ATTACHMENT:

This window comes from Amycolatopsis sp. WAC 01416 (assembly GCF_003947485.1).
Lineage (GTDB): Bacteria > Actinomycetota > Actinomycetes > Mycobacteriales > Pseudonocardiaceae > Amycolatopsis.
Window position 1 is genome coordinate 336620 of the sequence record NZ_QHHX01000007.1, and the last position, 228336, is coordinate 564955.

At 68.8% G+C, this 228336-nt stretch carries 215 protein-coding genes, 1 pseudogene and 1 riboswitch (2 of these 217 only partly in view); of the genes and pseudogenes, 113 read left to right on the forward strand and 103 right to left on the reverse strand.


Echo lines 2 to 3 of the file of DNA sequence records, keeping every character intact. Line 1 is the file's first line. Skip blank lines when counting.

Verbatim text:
Lineage (GTDB): Bacteria > Actinomycetota > Actinomycetes > Mycobacteriales > Pseudonocardiaceae > Amycolatopsis.
Window position 1 is genome coordinate 336620 of the sequence record NZ_QHHX01000007.1, and the last position, 228336, is coordinate 564955.